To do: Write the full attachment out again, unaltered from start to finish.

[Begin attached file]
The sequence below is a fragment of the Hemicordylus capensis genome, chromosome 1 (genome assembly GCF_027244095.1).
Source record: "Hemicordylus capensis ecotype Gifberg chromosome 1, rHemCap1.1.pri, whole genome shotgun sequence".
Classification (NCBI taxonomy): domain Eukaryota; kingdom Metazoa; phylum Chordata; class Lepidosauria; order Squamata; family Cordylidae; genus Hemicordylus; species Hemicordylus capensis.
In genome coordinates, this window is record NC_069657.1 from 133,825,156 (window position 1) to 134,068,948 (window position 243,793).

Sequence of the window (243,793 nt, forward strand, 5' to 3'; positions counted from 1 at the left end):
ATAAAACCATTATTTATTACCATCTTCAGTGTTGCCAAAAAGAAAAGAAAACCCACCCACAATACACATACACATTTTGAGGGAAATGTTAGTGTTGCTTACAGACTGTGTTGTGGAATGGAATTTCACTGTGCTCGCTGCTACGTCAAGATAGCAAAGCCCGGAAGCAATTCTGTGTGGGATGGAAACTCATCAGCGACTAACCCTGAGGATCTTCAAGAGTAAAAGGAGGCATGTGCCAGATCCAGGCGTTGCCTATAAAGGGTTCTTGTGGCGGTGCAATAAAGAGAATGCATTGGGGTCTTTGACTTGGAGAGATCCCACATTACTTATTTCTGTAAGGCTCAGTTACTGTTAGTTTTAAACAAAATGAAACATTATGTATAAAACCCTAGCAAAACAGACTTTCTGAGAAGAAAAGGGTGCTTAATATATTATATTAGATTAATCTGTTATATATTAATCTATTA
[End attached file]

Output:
The sequence below is a fragment of the Hemicordylus capensis genome, chromosome 1 (genome assembly GCF_027244095.1).
Source record: "Hemicordylus capensis ecotype Gifberg chromosome 1, rHemCap1.1.pri, whole genome shotgun sequence".
Classification (NCBI taxonomy): domain Eukaryota; kingdom Metazoa; phylum Chordata; class Lepidosauria; order Squamata; family Cordylidae; genus Hemicordylus; species Hemicordylus capensis.
In genome coordinates, this window is record NC_069657.1 from 133,825,156 (window position 1) to 134,068,948 (window position 243,793).

Sequence of the window (243,793 nt, forward strand, 5' to 3'; positions counted from 1 at the left end):
ATAAAACCATTATTTATTACCATCTTCAGTGTTGCCAAAAAGAAAAGAAAACCCACCCACAATACACATACACATTTTGAGGGAAATGTTAGTGTTGCTTACAGACTGTGTTGTGGAATGGAATTTCACTGTGCTCGCTGCTACGTCAAGATAGCAAAGCCCGGAAGCAATTCTGTGTGGGATGGAAACTCATCAGCGACTAACCCTGAGGATCTTCAAGAGTAAAAGGAGGCATGTGCCAGATCCAGGCGTTGCCTATAAAGGGTTCTTGTGGCGGTGCAATAAAGAGAATGCATTGGGGTCTTTGACTTGGAGAGATCCCACATTACTTATTTCTGTAAGGCTCAGTTACTGTTAGTTTTAAACAAAATGAAACATTATGTATAAAACCCTAGCAAAACAGACTTTCTGAGAAGAAAAGGGTGCTTAATATATTATATTAGATTAATCTGTTATATATTAATCTATTA